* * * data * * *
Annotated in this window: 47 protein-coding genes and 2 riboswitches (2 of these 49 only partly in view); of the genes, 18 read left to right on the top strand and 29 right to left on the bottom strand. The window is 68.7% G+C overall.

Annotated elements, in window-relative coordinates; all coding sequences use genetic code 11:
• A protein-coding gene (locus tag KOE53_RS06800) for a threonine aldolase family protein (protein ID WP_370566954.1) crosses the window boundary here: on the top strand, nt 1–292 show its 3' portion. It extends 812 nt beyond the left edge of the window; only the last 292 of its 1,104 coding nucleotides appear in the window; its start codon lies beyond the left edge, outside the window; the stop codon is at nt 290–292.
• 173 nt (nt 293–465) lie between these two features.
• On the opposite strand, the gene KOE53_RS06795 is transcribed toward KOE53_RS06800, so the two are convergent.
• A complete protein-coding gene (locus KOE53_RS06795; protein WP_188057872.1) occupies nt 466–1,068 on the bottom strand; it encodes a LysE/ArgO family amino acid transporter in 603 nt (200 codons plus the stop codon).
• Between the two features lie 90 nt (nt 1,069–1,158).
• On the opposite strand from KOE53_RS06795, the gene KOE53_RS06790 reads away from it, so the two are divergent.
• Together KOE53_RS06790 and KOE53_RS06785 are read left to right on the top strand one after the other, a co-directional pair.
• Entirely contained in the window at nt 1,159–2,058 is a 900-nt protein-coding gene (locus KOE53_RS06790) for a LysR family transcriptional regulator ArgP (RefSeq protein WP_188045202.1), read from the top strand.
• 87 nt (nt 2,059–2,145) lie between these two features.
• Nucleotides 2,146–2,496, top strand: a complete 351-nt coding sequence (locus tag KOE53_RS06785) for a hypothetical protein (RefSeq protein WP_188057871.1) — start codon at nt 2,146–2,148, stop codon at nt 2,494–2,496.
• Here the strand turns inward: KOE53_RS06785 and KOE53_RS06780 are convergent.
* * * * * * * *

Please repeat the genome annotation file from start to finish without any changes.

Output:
Annotated in this window: 47 protein-coding genes and 2 riboswitches (2 of these 49 only partly in view); of the genes, 18 read left to right on the top strand and 29 right to left on the bottom strand. The window is 68.7% G+C overall.

Annotated elements, in window-relative coordinates; all coding sequences use genetic code 11:
• A protein-coding gene (locus tag KOE53_RS06800) for a threonine aldolase family protein (protein ID WP_370566954.1) crosses the window boundary here: on the top strand, nt 1–292 show its 3' portion. It extends 812 nt beyond the left edge of the window; only the last 292 of its 1,104 coding nucleotides appear in the window; its start codon lies beyond the left edge, outside the window; the stop codon is at nt 290–292.
• 173 nt (nt 293–465) lie between these two features.
• On the opposite strand, the gene KOE53_RS06795 is transcribed toward KOE53_RS06800, so the two are convergent.
• A complete protein-coding gene (locus KOE53_RS06795; protein WP_188057872.1) occupies nt 466–1,068 on the bottom strand; it encodes a LysE/ArgO family amino acid transporter in 603 nt (200 codons plus the stop codon).
• Between the two features lie 90 nt (nt 1,069–1,158).
• On the opposite strand from KOE53_RS06795, the gene KOE53_RS06790 reads away from it, so the two are divergent.
• Together KOE53_RS06790 and KOE53_RS06785 are read left to right on the top strand one after the other, a co-directional pair.
• Entirely contained in the window at nt 1,159–2,058 is a 900-nt protein-coding gene (locus KOE53_RS06790) for a LysR family transcriptional regulator ArgP (RefSeq protein WP_188045202.1), read from the top strand.
• 87 nt (nt 2,059–2,145) lie between these two features.
• Nucleotides 2,146–2,496, top strand: a complete 351-nt coding sequence (locus tag KOE53_RS06785) for a hypothetical protein (RefSeq protein WP_188057871.1) — start codon at nt 2,146–2,148, stop codon at nt 2,494–2,496.
• Here the strand turns inward: KOE53_RS06785 and KOE53_RS06780 are convergent.